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Because Don Quixote finds the world around him to be lacking in honor and chivalry compared to the romances he is addicted to reading, he is driven to create his own reality. He manufactures an imaginative, ideal world for himself out of the more prosaic stuff of reality all around him. In his own mind, he is a knight errant, on a mission to protect and save society. This gives him an illusion of control sadly lacking in his life.

When he decides an inn is a castle, this idealization of the ordinary makes him happy, but the reality of the situation is that people think he is crazy and beat him up.

In his self-created, ideal world, the knight Don Quixote wanders the countryside of Spain so desperate for a cause, so in need of a fearsome enemy, that he mistakes windmills for giants. Feeling it is his mission to bravely and boldly protect those around him, he famously tilts at the windmills. Ideally, in doing so he is displaying his courage and fulfilling his duty as a knight. Realistically, he accomplishes nothing and brings physical pain to himself.

People have long debated this book and the relationship of the ideal to the real. What is the cost of attempting to create the ideal world we desire, of being the change we want to see? Is it worth the price? Where and when do we make our compromises with reality? 

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Don Quixote is a well-loved and admired "classic" tale. The self-styled hero, Don Quixote, is close to madness, having "dried out his brain," and is of the belief that he is as good as any knight in serving and protecting his lady love and her honor. The details are not important to him and he is not discouraged by the less than ideal location of La Mancha, or circumstances or his romantic notions and, as the plot develops, he becomes certain that any misfortune is the work of a wizard by whom he is cursed. Don Quixote is is neither affected nor aware of his own insanity. Chivalry is all that is important in his quest.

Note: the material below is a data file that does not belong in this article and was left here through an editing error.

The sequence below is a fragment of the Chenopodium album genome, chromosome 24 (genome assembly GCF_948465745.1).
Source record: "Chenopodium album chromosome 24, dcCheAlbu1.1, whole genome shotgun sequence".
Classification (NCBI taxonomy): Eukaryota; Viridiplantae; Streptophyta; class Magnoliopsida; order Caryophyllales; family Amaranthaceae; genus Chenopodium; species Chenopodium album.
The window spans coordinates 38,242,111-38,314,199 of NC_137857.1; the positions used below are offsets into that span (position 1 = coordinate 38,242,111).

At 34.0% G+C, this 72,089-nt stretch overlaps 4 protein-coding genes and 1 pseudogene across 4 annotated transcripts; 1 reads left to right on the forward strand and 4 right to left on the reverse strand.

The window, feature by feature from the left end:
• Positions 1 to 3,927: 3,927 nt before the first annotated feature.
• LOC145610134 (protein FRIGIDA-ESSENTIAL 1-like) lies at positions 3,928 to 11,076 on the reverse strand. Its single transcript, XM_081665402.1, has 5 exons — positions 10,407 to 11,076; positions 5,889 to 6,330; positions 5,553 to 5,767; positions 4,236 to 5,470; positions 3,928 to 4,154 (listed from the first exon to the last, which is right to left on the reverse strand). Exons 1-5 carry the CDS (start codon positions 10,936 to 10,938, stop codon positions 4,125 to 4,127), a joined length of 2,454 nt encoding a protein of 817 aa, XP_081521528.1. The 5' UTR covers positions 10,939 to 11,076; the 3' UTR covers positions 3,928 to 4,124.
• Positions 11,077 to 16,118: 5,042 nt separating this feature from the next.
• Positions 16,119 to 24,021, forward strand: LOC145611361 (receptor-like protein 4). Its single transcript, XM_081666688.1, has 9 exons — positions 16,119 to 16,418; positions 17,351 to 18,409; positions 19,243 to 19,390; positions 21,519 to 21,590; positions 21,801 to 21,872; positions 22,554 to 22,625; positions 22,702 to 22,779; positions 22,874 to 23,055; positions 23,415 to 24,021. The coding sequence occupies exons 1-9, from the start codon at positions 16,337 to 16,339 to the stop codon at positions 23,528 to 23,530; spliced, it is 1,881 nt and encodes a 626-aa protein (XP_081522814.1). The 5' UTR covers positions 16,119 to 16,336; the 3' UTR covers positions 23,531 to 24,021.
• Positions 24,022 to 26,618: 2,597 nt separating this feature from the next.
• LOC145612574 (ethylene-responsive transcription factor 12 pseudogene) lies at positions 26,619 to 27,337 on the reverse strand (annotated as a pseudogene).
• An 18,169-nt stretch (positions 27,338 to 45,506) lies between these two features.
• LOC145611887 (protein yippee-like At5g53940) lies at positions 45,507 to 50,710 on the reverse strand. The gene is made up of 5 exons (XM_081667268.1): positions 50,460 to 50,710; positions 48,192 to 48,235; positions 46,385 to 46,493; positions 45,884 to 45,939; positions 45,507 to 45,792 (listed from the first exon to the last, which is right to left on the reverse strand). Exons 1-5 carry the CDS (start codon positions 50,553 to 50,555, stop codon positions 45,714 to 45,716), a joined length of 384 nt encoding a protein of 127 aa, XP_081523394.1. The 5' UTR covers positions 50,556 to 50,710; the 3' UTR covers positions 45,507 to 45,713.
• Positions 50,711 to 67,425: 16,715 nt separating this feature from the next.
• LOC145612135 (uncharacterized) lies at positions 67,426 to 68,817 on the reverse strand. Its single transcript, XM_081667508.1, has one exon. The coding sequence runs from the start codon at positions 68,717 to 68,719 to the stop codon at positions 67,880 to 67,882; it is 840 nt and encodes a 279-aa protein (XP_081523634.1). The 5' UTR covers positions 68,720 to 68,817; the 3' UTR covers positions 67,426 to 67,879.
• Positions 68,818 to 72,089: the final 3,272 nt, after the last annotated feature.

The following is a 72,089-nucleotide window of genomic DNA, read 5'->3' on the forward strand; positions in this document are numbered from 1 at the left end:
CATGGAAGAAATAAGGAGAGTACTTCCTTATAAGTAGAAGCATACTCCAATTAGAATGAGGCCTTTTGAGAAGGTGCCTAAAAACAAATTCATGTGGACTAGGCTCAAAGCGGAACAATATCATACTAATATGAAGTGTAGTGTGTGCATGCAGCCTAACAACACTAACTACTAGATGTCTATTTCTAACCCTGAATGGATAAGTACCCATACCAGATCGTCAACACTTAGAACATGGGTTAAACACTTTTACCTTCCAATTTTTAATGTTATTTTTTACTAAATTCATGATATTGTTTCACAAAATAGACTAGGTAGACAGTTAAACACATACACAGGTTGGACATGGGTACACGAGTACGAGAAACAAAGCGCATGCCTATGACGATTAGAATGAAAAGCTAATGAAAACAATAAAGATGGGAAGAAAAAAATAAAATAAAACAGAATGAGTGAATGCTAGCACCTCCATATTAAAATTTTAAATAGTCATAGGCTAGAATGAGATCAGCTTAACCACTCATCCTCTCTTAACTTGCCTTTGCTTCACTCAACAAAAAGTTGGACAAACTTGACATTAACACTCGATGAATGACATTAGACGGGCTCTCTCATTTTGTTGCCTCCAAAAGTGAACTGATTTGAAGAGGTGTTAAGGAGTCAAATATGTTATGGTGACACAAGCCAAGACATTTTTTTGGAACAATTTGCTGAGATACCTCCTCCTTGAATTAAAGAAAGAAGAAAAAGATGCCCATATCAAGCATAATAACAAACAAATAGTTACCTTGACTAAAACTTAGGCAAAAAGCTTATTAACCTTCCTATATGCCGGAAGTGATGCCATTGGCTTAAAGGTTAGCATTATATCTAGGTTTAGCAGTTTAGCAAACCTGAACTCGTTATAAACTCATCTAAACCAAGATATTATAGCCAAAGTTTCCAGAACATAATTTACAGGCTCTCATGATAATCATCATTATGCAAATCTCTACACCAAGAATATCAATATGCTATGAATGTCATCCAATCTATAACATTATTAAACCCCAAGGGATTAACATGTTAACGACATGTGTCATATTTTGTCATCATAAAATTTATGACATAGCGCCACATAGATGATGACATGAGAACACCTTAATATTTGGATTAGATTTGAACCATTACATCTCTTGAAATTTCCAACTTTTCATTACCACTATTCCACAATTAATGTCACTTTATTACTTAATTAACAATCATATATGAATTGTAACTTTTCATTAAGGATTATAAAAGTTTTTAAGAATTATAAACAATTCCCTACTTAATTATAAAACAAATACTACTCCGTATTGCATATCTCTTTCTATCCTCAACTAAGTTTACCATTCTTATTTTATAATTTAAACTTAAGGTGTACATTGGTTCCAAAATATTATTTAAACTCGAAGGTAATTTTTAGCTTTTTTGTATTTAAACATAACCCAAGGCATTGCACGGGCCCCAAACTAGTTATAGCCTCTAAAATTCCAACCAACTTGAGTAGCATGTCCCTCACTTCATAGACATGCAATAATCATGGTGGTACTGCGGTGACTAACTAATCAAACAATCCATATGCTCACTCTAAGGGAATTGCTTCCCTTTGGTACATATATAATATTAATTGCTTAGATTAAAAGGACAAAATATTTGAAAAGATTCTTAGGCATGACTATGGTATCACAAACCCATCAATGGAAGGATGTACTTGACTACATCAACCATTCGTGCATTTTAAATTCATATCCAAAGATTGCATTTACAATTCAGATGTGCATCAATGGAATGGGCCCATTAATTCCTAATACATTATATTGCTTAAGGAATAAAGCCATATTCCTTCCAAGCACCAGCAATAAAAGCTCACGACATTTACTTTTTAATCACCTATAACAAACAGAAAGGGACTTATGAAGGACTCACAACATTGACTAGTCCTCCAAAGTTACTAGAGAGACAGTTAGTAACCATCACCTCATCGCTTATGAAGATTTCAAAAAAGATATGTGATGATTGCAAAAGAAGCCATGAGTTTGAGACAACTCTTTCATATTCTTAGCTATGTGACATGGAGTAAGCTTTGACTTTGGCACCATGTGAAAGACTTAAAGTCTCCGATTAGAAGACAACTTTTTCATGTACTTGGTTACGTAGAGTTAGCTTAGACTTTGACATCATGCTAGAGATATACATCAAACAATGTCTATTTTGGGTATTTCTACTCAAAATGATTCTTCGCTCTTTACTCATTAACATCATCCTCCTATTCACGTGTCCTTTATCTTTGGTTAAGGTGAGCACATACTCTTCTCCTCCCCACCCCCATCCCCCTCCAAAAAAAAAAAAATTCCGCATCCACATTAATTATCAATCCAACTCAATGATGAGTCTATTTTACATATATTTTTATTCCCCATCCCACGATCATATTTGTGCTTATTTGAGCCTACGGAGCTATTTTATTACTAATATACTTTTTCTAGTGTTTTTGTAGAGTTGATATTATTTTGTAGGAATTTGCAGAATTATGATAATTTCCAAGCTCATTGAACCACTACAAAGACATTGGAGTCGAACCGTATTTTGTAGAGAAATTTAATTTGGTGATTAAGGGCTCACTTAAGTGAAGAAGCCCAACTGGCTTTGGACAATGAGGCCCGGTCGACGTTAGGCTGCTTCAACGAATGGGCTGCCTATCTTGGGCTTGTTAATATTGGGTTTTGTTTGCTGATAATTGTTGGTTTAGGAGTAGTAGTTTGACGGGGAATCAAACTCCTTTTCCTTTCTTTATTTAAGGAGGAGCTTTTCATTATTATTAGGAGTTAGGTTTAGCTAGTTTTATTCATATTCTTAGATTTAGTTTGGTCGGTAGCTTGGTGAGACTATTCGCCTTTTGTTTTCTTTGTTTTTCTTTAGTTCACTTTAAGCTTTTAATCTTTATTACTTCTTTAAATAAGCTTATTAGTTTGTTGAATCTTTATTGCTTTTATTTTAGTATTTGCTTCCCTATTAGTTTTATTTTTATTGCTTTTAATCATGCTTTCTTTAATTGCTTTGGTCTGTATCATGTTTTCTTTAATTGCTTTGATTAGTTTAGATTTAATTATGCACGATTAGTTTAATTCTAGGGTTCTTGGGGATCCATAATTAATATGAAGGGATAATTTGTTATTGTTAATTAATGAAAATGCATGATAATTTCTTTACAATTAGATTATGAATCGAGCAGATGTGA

The best example of the idealism versus realism concept is Don Quixote and his squire, Sancho Panza and their unlikely relationship; it is at times destructive in nature and unfortunate but at other times reassuring. It is the combination of their different outlooks which drives the story and which makes both characters more believable. Sancho feels pain and has no intention of concealing this fact, regardless of what he sees Don Quixote do in the interests of bravery, feigned or real. The reader can appreciate Don Quixote's idealized version more readily when he accepts the need to view things from a different angle and a more positive perspective. Furthermore, the fact that the men know that they are characters in a story and that the story depends on their actions ensures that the reality becomes intermingled with the fantasy and the characters are not always sure which is which.

Don Quixote's "love" for Dulcinea, apart from being comical, adds to the subjectivity of any encounter or reality. To him, she is beautiful and mysterious, not remotely like the real peasant woman on whom he has based his illusion. There is a fine line between Quixote's appearance as a fool and his hero status as he immerses himself in his fantasies to avoid his dismal and discouraging reality. The fact that, towards the end, his madness will subside and his death will follow reveals that, for Don Quixote, the ideal gives him purpose and brings meaning to his life and, without it, there is no reality, only death. 

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Idealism is the "ideal" perfect situation. Realism is "reality"--how the world really is.

One obvious example of idealism is how Don Quixote believes himself to be a knight.  In reality, he is a skinny old man riding a malnourished old horse around the countryside.

He also chooses a "lovely" young lady in whose name he does all his grand deeds.  In reality, she has no clue he's doing this.

He fights a "dragon" to rescue the damsel.  In reality, the dragon is a windmill.